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Because one quarter of all Americans have it, massage therapists should have a plan of action when encountering hypertension. Some practitioners automatically assume that the work they do will have an overall positive effect on cardiovascular health. However, this is not always the case. Because some techniques with a specific therapeutic application can cause blood pressure to temporarily rise, massage therapists must be cognizant to avoid these approaches on hypertensive clients.
Otherwise known as high blood pressure, hypertension affects approximately 50 million Americans. Blood pressure is the force of the blood pushing against the walls of the arteries. A blood pressure reading is composed of two numbers:
- Systolic – Better known as the top number of a blood pressure reading, the systolic pressure describes the maximum pressure that occurs with each contraction of the heart.
- Diastolic – Also known as the bottom number of a blood pressure reading, the diastolic pressure describes the lowest pressure that occurs when the heart rests in between beats.
While there is some debate about the exact numbers that indicate hypertension, it is generally understood to be an average systolic blood pressure above 140 mm Hg, a diastolic blood pressure above 90 mm Hg, or both. While hypertension alone does not have many symptoms, it dramatically increases the risk of heart disease and stroke – the first and third most common causes of death among Americans.
Causes of Hypertension
There are many contributing causes of high blood pressure. There are two major types of hypertension: essential (primary) and secondary. Essential hypertension is by far the most common, accounting for more than 95 percent of all cases. While secondary hypertension is generally caused by an internal disease or substance abuse, essential hypertension is suspected to be due to a combination of the following:
- Low nitric oxide levels (a naturally occurring agent responsible for the dilation of blood vessels)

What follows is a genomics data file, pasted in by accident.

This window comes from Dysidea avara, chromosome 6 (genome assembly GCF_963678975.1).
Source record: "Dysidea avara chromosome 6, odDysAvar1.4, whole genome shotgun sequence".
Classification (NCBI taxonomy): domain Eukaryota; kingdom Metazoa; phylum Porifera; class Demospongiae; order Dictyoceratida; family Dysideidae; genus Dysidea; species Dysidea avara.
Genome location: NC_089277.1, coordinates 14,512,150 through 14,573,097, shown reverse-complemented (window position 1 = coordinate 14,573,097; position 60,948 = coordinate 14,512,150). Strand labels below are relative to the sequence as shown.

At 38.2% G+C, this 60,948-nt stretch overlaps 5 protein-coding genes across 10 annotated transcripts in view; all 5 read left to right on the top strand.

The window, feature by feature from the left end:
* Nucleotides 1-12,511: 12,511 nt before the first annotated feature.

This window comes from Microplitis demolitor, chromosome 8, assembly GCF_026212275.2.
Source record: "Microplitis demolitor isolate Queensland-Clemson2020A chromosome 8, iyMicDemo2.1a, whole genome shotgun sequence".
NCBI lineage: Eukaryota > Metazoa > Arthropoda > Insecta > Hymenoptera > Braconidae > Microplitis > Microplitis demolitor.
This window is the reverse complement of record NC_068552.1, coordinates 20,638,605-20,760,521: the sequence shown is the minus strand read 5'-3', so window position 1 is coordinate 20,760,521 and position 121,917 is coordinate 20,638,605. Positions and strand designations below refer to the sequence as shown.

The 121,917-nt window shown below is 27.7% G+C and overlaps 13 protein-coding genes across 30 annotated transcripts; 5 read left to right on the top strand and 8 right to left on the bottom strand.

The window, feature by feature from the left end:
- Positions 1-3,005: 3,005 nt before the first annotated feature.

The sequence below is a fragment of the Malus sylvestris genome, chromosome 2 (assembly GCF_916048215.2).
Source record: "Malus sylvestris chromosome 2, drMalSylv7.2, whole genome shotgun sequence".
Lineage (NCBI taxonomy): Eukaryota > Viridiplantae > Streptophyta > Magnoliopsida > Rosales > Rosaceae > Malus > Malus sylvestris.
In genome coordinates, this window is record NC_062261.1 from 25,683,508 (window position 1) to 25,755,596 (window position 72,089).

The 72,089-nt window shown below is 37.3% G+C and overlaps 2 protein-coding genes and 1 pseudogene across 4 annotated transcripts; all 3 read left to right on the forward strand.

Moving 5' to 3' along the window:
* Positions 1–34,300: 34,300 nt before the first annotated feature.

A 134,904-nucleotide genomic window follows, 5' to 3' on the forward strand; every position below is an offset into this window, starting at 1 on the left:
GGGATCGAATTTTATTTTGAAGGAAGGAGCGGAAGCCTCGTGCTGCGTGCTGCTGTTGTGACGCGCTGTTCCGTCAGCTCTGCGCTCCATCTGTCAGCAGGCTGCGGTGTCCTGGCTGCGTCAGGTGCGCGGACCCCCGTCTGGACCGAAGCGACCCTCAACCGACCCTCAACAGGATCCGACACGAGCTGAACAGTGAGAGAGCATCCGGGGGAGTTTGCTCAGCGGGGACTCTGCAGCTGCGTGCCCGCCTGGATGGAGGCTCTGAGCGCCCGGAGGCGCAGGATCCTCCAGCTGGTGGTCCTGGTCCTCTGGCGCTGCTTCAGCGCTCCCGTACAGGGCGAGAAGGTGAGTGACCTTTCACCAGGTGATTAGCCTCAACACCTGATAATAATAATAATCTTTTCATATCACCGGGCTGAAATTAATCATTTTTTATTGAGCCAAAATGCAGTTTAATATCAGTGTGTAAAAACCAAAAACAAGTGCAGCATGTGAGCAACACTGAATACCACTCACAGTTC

- Insulin resistance
Lifestyle modifications are a critical component to lowering blood pressure, and are always indicated regardless of the need for prescription medication. In addition to regular exercise, maintaining a desirable weight, reducing sodium intake, increasing fruit and vegetable consumption, stopping smoking and minimizing alcohol, massage therapy is a valuable tool for reducing high blood pressure.
Interestingly, researchers have found that some modalities are effective at reducing the pressure inside the artery’s walls, while others increase that pressure. The techniques regarded as good blood pressure reducers include:
- Swedish Massage – Published in the January 2006 edition of The Journal of Alternative and Complementary Medicine, American researchers looked at the effects of different types of massage on blood pressure. They found that Swedish massage had the greatest effect on blood pressure reduction.
- Cranial-Sacral Therapy – While not confirmed in a randomized study, advocates of cranial-sacral therapy tout its ability to lower blood pressure. According to the London-based integrated medical physician Dr. Andrew Logan, advanced cranial-sacral therapy can ease hypertension by relaxing the sub-clavian and femoral arteries.
- Aromatherapy – A study published in a Korean medical journal in December 2006 evaluated the effects of an aromatherapy blend on blood pressure. The researchers found that inhaling blends of lavender, ylang ylang and bergamot once daily for four weeks reduced the blood pressure of those with hypertension.
Raising Blood Pressure
There are many ways to raise blood pressure – including being stressed out, drinking lots of caffeine, taking pseudoephedrine or steroids or receiving a painful type of bodywork. The January 2006 study that found Swedish massage to be most effective at lowering blood pressure also found that certain modalities increased blood pressure.
More specifically, the researchers determined trigger point therapy and sports massage both capable of increasing the systolic blood pressure. Recipients who received both types of massage within one session had both their systolic and diastolic blood pressure readings significantly increased. Since the conclusion was made that potentially painful massage techniques can result in a blood pressure increase, practitioners can assume that other aggressive therapies such as friction massage or Rolfing have the potential to exacerbate hypertension.
The goal in treating hypertension is to reduce the risk of serious complications, including heart disease and stroke. Although massage therapy is not a standalone treatment for high blood pressure, choosing the right bodywork modality can help reduce hypertension’s associated risks. For clients with high blood pressure, avoid techniques that could be painful. Instead, rely on Swedish massage, cranial-sacral therapy and aromatherapy to give your clients’ blood vessels a respite from the pathological pressure they routinely endure.
Editor’s Note: For more information about massage safety with hypertension, read Hypertension: Massage Indication or Contraindication?
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